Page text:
Acner.org: Acne treatment

Acner.org: Acne treatment

Sulfur Products for Acne

Sulfur Products for Acne Sulfur Products for Acne

Overview

If you're a teenager, you almost certainly have pimples or you're destined to get them. The American Academy of Dermatology, or AAD, reports that the overwhelming majority--some 85 percent--of Americans between 12 and 20 wind up getting acne each year. Although prescription and nonprescription acne-fighting products abound, your dermatologist may recommend you try a sulfur product for your acne.

Causes

According to the Mayo Clinic, acne results from an interrelationship between three main factors: the presence of too much sebum oil in the skin, irritation of hair follicle pores from irregular skin cell shedding and too much bacteria buildup. The sebum oil, in combination with dead skin cells, can clog your pores and create whiteheads and blackheads, and bacterial infection causes swollen pimples.

Function

Sulfur products for acne, which technically are antibiotics, help to fight acne-causing bacteria and open up your clogged pores, according to the AAD. Most sulfur products for acne contain the active ingredient sodium sulfacetamide. Manufacturers make both sulfur-based prescription cleansers and lotions for acne, and although some smell like sulfur, many of the newer formulations do not. If you receive a prescription for a sulfur-based product to fight your acne, you should use it according to your doctor's instructions.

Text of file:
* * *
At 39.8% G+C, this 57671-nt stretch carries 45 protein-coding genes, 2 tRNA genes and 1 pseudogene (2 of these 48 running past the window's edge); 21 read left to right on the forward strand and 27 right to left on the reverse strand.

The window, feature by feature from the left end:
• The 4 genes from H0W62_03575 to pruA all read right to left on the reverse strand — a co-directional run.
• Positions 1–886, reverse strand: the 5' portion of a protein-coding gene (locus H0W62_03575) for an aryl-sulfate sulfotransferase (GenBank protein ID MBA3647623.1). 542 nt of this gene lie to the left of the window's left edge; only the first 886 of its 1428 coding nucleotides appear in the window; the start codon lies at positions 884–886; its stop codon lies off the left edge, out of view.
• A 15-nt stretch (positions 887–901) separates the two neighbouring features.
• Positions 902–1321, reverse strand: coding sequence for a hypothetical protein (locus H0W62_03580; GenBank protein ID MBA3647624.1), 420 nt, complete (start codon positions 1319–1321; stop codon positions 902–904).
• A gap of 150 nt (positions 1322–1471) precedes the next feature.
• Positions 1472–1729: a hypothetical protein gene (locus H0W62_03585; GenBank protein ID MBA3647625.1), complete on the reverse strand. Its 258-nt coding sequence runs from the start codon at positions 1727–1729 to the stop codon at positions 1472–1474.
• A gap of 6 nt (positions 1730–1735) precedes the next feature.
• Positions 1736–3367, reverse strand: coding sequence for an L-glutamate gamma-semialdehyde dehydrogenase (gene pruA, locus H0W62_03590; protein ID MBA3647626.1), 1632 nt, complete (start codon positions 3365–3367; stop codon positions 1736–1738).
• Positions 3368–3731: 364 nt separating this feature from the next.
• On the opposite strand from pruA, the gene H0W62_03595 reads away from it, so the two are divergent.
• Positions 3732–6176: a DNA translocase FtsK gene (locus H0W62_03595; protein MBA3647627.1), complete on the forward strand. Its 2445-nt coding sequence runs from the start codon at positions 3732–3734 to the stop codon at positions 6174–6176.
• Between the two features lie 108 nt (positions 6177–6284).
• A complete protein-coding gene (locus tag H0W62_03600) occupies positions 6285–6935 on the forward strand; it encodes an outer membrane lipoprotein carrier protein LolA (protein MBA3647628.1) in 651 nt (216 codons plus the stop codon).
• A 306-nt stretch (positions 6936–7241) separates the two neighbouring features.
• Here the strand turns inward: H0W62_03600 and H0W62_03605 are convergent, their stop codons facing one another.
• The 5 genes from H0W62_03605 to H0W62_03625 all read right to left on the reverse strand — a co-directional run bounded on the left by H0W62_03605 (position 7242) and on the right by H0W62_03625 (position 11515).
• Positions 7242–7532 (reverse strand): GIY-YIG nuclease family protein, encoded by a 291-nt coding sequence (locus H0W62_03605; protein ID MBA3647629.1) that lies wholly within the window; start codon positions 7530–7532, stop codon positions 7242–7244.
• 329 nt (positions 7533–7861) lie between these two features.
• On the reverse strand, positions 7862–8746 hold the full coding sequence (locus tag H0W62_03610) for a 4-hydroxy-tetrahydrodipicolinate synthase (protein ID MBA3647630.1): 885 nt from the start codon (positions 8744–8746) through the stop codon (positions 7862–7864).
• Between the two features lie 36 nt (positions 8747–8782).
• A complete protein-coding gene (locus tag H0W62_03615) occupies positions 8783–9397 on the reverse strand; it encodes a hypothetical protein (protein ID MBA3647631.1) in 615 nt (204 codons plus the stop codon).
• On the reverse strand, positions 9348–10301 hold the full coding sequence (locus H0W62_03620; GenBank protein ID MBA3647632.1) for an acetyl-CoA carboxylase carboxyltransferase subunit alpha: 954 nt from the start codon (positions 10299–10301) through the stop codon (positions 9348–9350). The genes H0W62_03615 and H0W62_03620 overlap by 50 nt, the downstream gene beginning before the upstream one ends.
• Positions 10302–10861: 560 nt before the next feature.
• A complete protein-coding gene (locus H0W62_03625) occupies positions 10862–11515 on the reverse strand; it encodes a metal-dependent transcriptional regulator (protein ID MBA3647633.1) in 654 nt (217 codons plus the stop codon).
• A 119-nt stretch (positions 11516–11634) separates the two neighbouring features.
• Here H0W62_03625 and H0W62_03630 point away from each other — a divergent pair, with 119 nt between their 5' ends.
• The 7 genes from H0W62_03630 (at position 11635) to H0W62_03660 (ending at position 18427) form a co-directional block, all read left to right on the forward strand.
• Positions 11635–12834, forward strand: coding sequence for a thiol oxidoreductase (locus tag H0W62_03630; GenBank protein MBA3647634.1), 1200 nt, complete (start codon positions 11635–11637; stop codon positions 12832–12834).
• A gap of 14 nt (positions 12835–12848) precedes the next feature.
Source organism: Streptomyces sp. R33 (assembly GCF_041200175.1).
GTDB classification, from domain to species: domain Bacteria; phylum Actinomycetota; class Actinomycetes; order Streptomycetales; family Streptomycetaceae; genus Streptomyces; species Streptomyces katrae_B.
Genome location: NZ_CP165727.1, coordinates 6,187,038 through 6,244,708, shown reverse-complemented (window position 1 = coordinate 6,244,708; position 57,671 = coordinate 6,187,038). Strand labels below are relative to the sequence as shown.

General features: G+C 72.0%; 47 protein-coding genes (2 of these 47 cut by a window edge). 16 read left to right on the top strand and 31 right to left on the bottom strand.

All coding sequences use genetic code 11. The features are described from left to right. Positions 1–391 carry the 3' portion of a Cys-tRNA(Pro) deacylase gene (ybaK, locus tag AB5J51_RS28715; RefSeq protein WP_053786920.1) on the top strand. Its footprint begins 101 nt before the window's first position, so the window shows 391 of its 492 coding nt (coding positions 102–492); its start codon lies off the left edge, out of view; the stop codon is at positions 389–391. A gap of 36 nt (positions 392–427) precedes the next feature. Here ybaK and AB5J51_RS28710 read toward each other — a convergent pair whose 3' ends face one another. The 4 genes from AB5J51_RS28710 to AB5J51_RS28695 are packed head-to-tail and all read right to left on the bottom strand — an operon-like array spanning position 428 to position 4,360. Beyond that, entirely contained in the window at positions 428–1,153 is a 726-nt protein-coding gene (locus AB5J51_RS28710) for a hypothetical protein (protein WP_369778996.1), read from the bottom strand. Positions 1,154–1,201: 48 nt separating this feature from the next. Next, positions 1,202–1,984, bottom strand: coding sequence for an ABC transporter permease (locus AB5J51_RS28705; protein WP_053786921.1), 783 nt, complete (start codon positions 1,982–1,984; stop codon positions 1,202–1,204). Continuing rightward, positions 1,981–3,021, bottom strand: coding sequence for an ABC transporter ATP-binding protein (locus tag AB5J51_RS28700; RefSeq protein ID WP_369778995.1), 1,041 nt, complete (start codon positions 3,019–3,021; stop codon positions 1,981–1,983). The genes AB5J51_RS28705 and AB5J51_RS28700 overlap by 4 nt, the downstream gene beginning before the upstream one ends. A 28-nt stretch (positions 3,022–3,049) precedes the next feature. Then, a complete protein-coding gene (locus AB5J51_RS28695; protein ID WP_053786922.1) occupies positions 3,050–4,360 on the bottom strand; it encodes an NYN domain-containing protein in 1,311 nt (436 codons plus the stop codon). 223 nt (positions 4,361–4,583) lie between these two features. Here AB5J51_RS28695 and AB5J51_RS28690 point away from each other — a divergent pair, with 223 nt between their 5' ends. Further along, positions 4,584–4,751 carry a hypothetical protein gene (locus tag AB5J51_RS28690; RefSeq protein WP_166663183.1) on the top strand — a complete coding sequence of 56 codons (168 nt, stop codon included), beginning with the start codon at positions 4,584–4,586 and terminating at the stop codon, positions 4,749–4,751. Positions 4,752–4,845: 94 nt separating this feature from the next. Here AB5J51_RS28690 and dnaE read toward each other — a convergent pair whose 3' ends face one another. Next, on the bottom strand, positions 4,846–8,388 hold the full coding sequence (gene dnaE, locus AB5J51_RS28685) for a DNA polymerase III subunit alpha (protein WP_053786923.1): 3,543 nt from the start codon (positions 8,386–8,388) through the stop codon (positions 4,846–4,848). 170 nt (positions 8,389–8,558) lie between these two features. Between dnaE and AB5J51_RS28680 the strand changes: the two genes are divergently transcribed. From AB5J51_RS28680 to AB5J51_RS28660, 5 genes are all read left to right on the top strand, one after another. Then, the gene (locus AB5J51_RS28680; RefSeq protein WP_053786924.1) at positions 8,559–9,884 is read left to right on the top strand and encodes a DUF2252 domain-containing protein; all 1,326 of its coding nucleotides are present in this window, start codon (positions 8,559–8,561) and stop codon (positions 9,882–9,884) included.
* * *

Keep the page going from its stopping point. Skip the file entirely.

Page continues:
Side Effects

Some acne patients develop allergies to sulfur products. If this happens to you, you may get hives, itching or blisters in the treatment area. Other patients have nonallergic reactions such as bad, persistent irritation and unusual weakness or tiredness. If any of these symptoms happen to you, contact your physician immediately. Sulfur products often cause mild skin irritation and peeling, and these can subside after you've used the product for a while.

Research

Researchers believe sulfur products can help improve many cases of acne. For example, a 2010 study conducted by Z. Draelos of Duke University and published in the "Journal of Drugs in Dermatology" looked at a newer version of sodium sulfacetamide-sulfur foam in eight acne patients. The study found that these acne patients experienced a 50 percent reduction in their acne lesions. The patients also reported that the sulfur smell from the foam medication used dissipated quickly.

Considerations

Sulfur products treat two of the main acne causes: clogged pores and bacterial infection. However, they don't address the third cause, excess skin oil production. Because of this, the AAD says, your dermatologist may recommend you try another form of acne treatment that curbs this excess oil in addition to continuing treatment with sulfur products for acne.

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